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Photo by Gavin Whitmer

The Subgenres Populating Streaming’s Top Playlists

(photo by Gavin Whitmer
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(HYPEBOT) – In this piece, Chartmetric sifts through numerous genre tags to uncover some of the oddest but most popular genres rising to the surface of Spotify, Apple, and Amazon’s biggest playlists.


Guest post by Rutger Ansley Rosenborg of Chartmetric

Brostep, Lilith, Etherpop, Crunk, Redneck, Metropopolis, and Pagode might sound strange for music genre classifications, but there’s a pretty good likelihood at least one of these subgenres is in your favorite streaming platform’s biggest playlists.

We’ve categorized thousands of Spotify genre tags into a handful of parent genres, finding artists that fit niche descriptors like Indie Poptimism or Moombahton. Applying this taxonomy to Spotify’s Hot Country playlist, which boasts around 5.6M followers, Moombahton, Ninja, Bmore, Redneck, and Brostep account for the biggest share of that playlist’s track distribution behind Country and Pop.

What exactly do some of those subgenres sound like? Well, Moombahton is a cross between House and Reggaeton, Redneck is really Country, and Brostep is in-your-face Dubstep.

The genre distribution on Spotify’s Hot Country playlist in early November 2019.

Scrolling through Spotify’s Get Turnt, which has around 5.7M followers, the usual suspects, including Rap, Pop, Hip-Hop, and R&B, emerge, but Crunk, Afropop, Hyphy, and Azontobeats also have a significant presence. Crunk also makes a showing on Apple Music’s Rap Life, #OnRepeat, It’s Lit!!!, and Gymflow playlists and on Amazon’s Rap Rotation playlist. Crunk, which derives from the phrase “crank up,” actually emerged as a subgenre of Hip-Hop during the ‘90s in the American South, and it’s recently manifested most notably as the Trap subgenre.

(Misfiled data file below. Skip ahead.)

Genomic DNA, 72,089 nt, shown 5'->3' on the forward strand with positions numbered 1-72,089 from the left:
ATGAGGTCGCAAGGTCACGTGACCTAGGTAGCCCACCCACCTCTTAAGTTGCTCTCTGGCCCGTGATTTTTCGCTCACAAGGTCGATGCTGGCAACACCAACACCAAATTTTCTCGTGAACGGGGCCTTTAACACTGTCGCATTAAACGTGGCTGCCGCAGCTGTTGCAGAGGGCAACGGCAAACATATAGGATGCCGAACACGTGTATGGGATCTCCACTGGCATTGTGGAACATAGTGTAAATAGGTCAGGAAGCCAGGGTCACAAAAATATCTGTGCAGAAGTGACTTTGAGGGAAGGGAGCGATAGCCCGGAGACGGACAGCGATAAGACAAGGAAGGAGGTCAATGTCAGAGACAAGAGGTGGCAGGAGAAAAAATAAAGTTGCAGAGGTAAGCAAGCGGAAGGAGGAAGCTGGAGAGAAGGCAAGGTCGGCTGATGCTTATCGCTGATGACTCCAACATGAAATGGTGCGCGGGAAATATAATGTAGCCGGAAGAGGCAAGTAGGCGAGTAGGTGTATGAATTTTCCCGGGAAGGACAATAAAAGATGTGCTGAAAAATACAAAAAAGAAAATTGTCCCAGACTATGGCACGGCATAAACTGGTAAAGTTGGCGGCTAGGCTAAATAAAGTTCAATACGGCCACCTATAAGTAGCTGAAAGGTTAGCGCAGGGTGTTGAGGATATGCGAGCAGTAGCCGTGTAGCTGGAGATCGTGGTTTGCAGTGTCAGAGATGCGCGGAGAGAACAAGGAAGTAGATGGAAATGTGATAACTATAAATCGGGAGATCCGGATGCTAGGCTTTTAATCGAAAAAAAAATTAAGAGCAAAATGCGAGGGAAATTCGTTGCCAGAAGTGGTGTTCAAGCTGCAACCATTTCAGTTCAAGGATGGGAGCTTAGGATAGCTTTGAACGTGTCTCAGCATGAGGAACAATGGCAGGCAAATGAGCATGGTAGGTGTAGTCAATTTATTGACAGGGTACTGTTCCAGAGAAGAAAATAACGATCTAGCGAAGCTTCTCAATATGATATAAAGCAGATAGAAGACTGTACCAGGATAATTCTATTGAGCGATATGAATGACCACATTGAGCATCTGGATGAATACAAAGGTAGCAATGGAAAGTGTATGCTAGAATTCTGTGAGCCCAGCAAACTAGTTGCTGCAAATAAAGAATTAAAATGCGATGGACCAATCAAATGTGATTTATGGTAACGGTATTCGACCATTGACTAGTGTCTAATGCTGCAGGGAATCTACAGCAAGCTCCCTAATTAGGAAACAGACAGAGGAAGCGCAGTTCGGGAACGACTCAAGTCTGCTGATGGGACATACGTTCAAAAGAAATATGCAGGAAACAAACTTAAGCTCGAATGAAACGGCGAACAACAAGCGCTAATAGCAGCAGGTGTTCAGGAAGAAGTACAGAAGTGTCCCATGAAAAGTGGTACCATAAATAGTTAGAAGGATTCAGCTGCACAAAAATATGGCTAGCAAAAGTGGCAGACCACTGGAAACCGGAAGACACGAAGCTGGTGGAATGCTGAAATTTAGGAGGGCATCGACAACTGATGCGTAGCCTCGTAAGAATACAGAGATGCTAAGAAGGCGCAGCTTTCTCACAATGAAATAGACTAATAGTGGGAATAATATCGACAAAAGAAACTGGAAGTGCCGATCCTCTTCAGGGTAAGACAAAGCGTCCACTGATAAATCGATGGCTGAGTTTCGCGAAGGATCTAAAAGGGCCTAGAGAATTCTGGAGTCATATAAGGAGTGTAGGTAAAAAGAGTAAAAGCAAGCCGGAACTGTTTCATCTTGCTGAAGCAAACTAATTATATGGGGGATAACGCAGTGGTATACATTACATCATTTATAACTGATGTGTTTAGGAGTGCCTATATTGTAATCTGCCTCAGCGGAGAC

Deezer’s Brand New UK and Neue Hits playlists, meanwhile, feature something called Metropopolis, a Spotify neologism that includes artists like Charli XCX, Bleachers, and St. Vincent. That portmanteau — think urban Pop — is one of a number of subgenres, from Microhouse to Catstep, populating those playlists.

The genre distribution of Deezer’s Neue Hits playlist in early November 2019.

Apple’s The A-List: Pop playlist and Amazon’s Pop Hits playlist share a subgenre called Etherpop, which sounds pretty self-explanatory as a portmanteau of ethereal Pop. That subgenre joins Francoton and Complextro, which are themselves portmanteaus of French Reggaeton and complex Electro.

And that brings us to two subgenres that are really important to Deezer and Amazon’s top playlists, respectively. On Deezer, the Pagode subgenre, a form of Samba, understandably sees success on its Top Brazil and Explosão Brasil playlists. Naturally, Brazilians love it, as it dominates the distribution of both Brazil-focused playlists. Lilith, which makes an appearance on Amazon’s Fresh Country and on Amazon’s I Miss the ‘90s, seems to also be a geo-specific subgenre, with its roots in the Canadian-American traveling music festival, Lilith Fair, which featured an inspiring number of female-fronted folk and rock acts in the ‘90s.

If all of this subgenre talk has piqued your curiosity about what artists might fall into each of these categories — Brostep to Lilith, Etherpop to Crunk, Redneck to Metropopolis, or Pagode to … C86? — then you’re in good company. Just don’t forget, genre is fluid, and our conception of music should never be static.

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